Monday, August 8, 2011

Performance Fees and Step Functions

Fund managers might be missing out on performance fees if their variable dividends are based on a stepped performance scheme (i.e. one that rewards a higher share of the proceeds for higher levels of return).

Aggregate Equalisation Redemption (AER) is a common mechanism to tackle the free rider issue, which can occur when an investor subscribes for shares below the watermark. Without such a mechanism,  these investors would enjoy a "free ride" and pay no fees as the fund returns to the watermark.

AER solves this problem by redeeming (at par) a number of shares equal in value to performance fee due on the increase from the subscription price to the watermark and adding the equivalent sum to the variable dividend. This works fine if the performance fee is a fixed percentage of the upside, but causes all sorts of mayhem if your fees are stepped in any way.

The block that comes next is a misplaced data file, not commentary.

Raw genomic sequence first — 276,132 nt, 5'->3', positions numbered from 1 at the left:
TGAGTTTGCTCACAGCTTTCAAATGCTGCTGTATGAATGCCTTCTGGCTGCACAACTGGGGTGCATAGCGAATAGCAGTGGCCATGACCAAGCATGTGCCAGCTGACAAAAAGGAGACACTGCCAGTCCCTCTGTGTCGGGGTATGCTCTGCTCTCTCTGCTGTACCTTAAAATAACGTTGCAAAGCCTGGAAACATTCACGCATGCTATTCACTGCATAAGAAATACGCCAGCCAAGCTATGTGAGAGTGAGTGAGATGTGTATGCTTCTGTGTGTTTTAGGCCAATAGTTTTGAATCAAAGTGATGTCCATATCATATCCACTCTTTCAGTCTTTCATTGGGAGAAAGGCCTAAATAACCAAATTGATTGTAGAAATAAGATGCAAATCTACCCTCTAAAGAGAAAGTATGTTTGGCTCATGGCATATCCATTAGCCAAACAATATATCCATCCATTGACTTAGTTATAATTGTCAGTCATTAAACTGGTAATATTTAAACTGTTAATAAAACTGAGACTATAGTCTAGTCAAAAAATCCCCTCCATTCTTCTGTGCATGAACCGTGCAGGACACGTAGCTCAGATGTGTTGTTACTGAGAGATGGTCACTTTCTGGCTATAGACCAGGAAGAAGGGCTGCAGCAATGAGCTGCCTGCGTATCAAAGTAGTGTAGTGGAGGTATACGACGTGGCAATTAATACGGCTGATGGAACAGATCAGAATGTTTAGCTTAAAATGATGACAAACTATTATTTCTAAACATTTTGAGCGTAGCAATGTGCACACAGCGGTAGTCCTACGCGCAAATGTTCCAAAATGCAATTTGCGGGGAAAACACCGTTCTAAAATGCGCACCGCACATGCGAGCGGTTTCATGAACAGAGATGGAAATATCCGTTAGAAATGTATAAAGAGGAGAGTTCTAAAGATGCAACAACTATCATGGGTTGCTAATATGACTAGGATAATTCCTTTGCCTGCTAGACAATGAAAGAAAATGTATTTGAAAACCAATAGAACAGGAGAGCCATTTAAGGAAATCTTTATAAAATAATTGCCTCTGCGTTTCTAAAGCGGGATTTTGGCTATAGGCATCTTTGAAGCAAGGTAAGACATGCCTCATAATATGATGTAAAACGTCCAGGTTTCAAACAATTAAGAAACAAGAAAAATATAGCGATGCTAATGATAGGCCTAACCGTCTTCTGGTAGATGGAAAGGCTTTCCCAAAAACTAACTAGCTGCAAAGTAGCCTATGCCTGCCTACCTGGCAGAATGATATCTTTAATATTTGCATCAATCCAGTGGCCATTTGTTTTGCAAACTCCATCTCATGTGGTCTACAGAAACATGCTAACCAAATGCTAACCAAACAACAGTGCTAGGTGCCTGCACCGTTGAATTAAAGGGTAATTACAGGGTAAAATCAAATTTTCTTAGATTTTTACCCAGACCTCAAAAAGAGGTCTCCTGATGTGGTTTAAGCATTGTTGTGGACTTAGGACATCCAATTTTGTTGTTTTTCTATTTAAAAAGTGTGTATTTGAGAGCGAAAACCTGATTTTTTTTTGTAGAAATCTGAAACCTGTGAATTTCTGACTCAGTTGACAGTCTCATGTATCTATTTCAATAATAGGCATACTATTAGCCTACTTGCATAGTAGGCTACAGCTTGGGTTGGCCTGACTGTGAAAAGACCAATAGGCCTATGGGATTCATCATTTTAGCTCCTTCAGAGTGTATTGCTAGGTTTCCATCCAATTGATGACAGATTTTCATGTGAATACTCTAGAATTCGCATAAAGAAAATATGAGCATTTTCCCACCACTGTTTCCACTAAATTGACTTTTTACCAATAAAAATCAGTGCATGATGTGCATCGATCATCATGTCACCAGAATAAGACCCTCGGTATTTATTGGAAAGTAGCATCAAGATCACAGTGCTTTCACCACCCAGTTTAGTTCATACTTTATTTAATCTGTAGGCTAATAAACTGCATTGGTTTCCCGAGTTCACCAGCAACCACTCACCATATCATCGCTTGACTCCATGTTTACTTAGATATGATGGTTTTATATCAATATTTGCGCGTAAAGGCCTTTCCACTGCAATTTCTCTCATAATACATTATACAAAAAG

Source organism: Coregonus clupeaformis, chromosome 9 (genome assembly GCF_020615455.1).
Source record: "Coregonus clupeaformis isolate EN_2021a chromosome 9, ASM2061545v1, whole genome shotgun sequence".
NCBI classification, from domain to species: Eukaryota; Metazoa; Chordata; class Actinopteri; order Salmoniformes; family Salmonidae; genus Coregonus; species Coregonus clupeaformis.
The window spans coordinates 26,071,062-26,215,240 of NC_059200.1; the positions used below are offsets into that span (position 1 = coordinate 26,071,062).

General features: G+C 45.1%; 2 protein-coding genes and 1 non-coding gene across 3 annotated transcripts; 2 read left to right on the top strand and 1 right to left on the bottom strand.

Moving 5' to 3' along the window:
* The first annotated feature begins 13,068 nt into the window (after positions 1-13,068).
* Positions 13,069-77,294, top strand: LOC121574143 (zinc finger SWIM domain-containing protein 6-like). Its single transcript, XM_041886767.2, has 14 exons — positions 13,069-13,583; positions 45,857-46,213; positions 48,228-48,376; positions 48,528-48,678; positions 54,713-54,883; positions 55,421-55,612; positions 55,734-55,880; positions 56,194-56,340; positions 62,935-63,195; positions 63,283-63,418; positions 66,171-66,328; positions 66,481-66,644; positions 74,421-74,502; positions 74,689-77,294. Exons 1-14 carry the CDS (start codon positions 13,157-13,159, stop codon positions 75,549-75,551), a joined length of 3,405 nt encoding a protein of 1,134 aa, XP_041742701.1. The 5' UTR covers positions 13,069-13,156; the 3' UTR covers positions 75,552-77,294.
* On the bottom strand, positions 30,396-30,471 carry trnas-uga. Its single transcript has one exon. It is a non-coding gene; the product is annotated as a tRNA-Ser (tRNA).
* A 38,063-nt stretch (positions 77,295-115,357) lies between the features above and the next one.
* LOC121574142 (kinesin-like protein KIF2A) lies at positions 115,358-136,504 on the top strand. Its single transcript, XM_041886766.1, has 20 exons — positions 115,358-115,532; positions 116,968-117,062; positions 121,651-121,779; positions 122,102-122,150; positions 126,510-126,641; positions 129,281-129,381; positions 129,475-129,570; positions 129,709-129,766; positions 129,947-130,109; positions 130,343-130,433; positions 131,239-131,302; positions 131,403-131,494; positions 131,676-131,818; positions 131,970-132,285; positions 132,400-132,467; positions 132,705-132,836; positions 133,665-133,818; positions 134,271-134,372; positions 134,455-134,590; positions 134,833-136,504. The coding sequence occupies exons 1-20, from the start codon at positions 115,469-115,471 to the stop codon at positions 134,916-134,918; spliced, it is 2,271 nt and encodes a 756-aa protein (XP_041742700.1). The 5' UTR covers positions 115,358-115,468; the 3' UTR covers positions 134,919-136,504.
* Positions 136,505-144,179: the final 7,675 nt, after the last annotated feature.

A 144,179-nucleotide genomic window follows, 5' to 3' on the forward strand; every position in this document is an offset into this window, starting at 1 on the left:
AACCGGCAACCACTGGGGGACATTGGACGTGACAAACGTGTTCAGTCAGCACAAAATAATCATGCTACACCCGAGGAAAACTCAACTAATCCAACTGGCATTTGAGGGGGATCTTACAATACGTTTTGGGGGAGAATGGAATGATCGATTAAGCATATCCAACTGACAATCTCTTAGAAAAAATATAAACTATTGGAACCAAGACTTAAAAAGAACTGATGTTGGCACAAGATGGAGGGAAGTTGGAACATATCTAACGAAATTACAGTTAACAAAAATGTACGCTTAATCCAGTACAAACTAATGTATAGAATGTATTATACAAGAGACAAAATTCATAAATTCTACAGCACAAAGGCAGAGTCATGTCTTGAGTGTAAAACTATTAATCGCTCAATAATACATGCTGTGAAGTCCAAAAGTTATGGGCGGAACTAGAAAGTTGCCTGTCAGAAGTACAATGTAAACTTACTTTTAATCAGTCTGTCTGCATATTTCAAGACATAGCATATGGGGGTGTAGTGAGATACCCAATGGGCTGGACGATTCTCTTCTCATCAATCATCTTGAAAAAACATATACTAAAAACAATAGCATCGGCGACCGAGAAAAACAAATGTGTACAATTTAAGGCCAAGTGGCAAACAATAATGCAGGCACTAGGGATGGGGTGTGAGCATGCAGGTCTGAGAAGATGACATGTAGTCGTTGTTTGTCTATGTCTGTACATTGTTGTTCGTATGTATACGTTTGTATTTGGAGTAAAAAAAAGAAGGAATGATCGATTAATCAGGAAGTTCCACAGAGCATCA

Consider a fund that pays 20% fees, but only on returns above 5%. If an investor subscribes when the fund is 4% below the watermark, and the fund subsequently closes the period 4% above the watermark, the new investor has enjoyed a return of 8.3% and should pay fees on the 3.3% above the 5% trigger.

However, the model will first look at the return above the watermark, in this case 4% and so award no fees. AER will then look at the return for the new investor up to the watermark, in this case 4.17%, and again award no fee since this is also below the 5% trigger.

Fund managers, administrators and lawyers should pay particular attention to their equalisation mechanisms for stepped reward schemes, and look to redesign them if necessary to ensure all parties are compensated as intended.

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